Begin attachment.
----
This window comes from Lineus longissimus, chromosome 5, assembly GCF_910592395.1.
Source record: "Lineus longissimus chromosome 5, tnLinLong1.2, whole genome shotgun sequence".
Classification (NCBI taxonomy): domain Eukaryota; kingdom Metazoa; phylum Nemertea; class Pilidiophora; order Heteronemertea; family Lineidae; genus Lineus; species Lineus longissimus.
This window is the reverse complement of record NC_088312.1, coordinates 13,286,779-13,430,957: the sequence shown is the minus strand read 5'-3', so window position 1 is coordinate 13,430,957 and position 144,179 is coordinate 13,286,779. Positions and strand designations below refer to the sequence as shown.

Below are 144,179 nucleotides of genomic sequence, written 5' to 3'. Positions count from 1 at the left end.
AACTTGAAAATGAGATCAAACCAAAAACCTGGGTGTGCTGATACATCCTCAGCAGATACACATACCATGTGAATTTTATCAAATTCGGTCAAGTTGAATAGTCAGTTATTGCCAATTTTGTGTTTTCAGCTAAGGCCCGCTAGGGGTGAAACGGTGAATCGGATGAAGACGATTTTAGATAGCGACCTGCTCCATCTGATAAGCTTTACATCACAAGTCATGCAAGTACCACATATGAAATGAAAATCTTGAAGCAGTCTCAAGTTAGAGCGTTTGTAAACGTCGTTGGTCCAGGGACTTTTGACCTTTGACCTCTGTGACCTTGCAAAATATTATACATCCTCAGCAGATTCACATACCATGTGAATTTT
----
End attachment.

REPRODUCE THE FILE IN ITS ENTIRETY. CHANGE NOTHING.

This window comes from Lineus longissimus, chromosome 5, assembly GCF_910592395.1.
Source record: "Lineus longissimus chromosome 5, tnLinLong1.2, whole genome shotgun sequence".
Classification (NCBI taxonomy): domain Eukaryota; kingdom Metazoa; phylum Nemertea; class Pilidiophora; order Heteronemertea; family Lineidae; genus Lineus; species Lineus longissimus.
This window is the reverse complement of record NC_088312.1, coordinates 13,286,779-13,430,957: the sequence shown is the minus strand read 5'-3', so window position 1 is coordinate 13,430,957 and position 144,179 is coordinate 13,286,779. Positions and strand designations below refer to the sequence as shown.

Below are 144,179 nucleotides of genomic sequence, written 5' to 3'. Positions count from 1 at the left end.
AACTTGAAAATGAGATCAAACCAAAAACCTGGGTGTGCTGATACATCCTCAGCAGATACACATACCATGTGAATTTTATCAAATTCGGTCAAGTTGAATAGTCAGTTATTGCCAATTTTGTGTTTTCAGCTAAGGCCCGCTAGGGGTGAAACGGTGAATCGGATGAAGACGATTTTAGATAGCGACCTGCTCCATCTGATAAGCTTTACATCACAAGTCATGCAAGTACCACATATGAAATGAAAATCTTGAAGCAGTCTCAAGTTAGAGCGTTTGTAAACGTCGTTGGTCCAGGGACTTTTGACCTTTGACCTCTGTGACCTTGCAAAATATTATACATCCTCAGCAGATTCACATACCATGTGAATTTT